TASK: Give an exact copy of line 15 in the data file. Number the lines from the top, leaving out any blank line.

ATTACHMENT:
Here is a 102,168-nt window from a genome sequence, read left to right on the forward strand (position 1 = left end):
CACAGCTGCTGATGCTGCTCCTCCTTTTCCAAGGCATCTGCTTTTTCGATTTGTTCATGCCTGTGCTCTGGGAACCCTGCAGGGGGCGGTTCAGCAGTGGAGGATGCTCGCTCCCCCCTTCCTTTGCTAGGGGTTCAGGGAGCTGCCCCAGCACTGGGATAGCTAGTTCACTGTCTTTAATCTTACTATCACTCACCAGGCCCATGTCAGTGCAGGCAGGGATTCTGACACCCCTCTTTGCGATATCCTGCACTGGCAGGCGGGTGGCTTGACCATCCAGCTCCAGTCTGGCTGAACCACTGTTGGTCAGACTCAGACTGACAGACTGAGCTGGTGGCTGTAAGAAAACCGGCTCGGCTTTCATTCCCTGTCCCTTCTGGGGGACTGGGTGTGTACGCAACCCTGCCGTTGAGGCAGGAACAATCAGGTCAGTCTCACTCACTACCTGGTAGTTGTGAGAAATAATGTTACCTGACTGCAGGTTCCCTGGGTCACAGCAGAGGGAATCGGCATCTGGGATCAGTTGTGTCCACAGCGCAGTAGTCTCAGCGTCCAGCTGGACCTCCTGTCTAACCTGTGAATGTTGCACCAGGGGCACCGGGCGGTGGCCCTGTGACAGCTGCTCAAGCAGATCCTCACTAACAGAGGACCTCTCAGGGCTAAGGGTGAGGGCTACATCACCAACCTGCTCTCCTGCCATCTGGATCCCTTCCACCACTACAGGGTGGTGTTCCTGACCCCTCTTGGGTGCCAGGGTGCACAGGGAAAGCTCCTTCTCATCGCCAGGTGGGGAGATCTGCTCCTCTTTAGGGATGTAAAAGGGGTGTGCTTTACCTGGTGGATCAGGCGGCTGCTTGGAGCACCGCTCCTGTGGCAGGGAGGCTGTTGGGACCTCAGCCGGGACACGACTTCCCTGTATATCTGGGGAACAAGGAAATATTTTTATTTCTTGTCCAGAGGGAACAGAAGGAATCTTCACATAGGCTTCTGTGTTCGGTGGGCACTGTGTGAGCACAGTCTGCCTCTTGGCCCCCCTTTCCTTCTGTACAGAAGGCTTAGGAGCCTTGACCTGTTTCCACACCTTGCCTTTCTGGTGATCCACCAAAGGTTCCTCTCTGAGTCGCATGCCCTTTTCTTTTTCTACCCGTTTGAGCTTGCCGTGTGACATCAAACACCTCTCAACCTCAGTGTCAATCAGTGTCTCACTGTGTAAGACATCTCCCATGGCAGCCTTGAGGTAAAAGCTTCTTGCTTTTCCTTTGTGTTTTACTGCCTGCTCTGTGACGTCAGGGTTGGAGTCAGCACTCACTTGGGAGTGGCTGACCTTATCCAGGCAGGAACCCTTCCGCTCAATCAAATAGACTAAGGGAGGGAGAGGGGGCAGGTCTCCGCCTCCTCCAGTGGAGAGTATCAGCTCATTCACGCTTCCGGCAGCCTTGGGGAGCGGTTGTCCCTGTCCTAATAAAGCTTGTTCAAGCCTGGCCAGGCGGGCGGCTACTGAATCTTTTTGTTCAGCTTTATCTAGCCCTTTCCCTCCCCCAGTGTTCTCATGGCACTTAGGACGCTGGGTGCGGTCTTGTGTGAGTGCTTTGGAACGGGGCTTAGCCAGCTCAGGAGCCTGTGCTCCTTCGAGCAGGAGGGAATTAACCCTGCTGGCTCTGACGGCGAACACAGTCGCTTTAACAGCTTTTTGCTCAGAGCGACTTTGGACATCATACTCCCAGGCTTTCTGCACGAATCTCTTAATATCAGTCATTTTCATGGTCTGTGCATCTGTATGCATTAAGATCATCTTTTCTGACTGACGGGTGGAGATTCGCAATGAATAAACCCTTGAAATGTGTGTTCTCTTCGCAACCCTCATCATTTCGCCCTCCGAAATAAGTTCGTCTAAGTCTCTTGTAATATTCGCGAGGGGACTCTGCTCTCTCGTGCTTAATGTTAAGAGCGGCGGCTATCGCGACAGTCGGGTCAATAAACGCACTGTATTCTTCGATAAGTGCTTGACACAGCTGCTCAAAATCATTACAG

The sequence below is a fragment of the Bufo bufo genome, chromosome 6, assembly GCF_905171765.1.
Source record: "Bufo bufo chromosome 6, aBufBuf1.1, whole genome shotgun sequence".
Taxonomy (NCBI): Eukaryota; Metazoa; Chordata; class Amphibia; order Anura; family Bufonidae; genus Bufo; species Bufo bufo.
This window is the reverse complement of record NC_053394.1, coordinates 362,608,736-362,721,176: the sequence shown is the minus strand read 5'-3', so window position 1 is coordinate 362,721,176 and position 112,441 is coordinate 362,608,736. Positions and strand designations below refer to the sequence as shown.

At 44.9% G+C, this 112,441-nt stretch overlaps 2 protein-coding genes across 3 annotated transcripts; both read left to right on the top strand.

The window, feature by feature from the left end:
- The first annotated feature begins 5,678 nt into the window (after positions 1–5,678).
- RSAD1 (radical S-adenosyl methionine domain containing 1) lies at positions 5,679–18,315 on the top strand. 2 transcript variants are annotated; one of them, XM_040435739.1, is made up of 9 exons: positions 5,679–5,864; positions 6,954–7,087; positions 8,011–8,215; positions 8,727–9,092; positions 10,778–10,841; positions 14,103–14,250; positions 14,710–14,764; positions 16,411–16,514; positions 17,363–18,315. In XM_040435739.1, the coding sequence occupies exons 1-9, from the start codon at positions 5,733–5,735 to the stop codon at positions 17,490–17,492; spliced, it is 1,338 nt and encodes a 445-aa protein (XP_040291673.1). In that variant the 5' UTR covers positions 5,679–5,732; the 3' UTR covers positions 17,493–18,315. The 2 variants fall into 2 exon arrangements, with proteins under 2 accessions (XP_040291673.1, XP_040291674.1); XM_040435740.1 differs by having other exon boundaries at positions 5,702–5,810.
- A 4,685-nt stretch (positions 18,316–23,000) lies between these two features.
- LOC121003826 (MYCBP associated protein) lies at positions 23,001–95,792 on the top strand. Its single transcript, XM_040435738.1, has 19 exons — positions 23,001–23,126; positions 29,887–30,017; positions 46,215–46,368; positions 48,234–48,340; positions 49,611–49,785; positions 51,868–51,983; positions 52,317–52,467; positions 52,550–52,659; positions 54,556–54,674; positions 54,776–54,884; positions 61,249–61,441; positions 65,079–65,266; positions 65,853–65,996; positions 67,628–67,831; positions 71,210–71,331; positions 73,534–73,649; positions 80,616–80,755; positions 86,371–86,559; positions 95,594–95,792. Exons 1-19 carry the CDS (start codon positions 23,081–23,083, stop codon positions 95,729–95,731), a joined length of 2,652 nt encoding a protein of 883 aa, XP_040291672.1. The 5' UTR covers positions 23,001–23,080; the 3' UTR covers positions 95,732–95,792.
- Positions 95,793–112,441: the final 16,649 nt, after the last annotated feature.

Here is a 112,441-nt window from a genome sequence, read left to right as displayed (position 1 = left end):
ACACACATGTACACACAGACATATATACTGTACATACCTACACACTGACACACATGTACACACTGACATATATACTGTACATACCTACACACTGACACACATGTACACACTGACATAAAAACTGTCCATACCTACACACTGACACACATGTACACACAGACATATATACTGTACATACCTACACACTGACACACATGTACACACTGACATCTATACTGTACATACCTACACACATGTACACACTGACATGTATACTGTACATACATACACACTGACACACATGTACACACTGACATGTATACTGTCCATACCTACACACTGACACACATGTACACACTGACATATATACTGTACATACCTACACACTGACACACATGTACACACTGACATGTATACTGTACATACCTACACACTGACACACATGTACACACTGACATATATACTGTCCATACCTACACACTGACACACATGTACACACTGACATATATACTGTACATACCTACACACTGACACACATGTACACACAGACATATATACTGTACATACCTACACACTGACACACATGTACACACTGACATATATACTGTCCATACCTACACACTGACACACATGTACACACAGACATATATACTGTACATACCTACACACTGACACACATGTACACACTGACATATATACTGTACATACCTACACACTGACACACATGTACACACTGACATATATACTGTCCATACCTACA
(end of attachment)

ACACACATGTACACACAGACATATATACTGTACATACCTACACACTGACACACATGTACACACTGACATATATACTGTACATACCTACACACTGACACACATGTACACACTGACATAAAAACTGTCCATACCTACACACTGACACACATGTACACACAGACATATATACTGTACATACCTACACACTGACACACATGTACACACTGACATCTATACTGTACATACCTACACACATGTACACACTGACATGTATACTGTACATACATACACACTGACACACATGTACACACTGACATGTATACTGTCCATACCTACACACTGACACACATGTACACACTGACATATATACTGTACATACCTACACACTGACACACATGTACACACTGACATGTATACTGTACATACCTACACACTGACACACATGTACACACTGACATATATACTGTCCATACCTACACACTGACACACATGTACACACTGACATATATACTGTACATACCTACACACTGACACACATGTACACACAGACATATATACTGTACATACCTACACACTGACACACATGTACACACTGACATATATACTGTCCATACCTACACACTGACACACATGTACACACAGACATATATACTGTACATACCTACACACTGACACACATGTACACACTGACATATATACTGTACATACCTACACACTGACACACATGTACACACTGACATATATACTGTCCATACCTACA